Sometimes, situations will occur in families that make grandparents feel they should try to get custody of a grandchild. Texas does recognize grandparent rights, but in order for a grandparent to receive custody of a child, certain factors must first apply, and the requested custody must be in the best interests of the child.
If a grandparent wants to file an original custody motion, one of several circumstances must first exist. In certain cases, the child must have lived with the grandparent for six or more months. If the child has moved, the motion must be filed within 90 days. Original petitions are also allowed if the grandparent has been named as the child’s guardian by the court or if the surviving parent or both of the parents agrees that the child may live with the grandparent. Finally, if the grandparent is able to prove that the child’s current living situation endangers the child’s health, safety or welfare, courts may grant custody.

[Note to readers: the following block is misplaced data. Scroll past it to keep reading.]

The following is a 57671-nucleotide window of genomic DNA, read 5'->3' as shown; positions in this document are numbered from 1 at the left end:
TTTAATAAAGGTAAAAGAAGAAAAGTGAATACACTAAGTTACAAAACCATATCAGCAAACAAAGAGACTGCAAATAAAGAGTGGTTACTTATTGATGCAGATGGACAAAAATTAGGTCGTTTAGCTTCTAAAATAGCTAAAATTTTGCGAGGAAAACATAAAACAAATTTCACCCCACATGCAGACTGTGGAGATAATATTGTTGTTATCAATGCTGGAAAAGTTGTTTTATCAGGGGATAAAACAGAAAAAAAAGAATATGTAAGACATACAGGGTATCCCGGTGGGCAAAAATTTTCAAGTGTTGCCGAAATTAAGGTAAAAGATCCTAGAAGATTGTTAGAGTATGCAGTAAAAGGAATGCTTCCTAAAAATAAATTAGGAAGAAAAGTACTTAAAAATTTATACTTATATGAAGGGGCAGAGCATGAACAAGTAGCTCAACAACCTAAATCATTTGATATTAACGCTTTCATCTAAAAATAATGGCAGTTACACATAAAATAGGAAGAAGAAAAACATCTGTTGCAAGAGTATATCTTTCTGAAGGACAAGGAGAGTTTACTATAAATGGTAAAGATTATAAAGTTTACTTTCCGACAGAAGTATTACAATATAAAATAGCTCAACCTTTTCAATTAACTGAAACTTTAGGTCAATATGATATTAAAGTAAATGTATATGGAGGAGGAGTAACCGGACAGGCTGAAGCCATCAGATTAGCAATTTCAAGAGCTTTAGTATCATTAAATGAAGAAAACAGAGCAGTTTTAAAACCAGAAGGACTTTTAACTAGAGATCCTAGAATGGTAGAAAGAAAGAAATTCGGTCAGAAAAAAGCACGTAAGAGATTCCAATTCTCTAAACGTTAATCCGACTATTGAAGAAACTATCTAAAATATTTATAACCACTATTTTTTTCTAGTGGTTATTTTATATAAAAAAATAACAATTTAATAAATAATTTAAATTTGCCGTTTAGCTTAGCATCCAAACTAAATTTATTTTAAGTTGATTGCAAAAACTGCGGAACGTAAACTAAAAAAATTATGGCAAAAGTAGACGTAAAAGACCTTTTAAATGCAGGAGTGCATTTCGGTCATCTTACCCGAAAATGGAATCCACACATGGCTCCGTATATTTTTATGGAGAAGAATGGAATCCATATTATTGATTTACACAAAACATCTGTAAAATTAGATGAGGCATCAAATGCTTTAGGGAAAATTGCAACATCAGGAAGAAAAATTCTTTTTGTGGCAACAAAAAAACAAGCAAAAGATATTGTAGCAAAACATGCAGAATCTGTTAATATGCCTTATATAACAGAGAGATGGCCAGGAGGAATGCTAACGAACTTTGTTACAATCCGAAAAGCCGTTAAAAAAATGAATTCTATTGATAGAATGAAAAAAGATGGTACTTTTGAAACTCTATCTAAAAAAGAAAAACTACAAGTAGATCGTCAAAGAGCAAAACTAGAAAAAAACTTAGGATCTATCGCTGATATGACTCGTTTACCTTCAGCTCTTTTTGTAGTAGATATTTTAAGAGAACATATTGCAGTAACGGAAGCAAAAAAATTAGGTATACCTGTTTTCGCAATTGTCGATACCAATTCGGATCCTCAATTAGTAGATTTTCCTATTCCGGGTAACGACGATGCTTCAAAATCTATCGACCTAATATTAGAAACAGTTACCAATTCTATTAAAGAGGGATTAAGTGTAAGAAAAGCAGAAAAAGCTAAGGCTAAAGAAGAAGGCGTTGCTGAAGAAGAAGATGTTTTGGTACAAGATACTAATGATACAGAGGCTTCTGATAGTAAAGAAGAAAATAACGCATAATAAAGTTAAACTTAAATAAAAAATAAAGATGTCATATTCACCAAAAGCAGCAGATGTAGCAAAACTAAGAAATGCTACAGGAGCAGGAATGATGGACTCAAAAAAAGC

In the event a different person has already filed a custody case, the grandparent may move to intervene. In order to be granted custody in this situation, the grandparent must prove that he or she has had a significant amount of past contact with the child as well as that the people who are currently caring for the child are doing so in a manner that is hurtful to the child.
Additionally, the child’s parents must either be divorced, one parent deceased, incarcerated or found incompetent, their parental rights terminated or the child must meet the six-month living requirement. It is admirable when grandparents want to step in to take on the responsibilities of their grandchild’s custody. Grandparents who are in one of the discussed situations may want to consult with a family law attorney who has experience in this area.
Source: Texas Attorney General, “Grandparents’ Page”, accessed on Jan. 19, 2015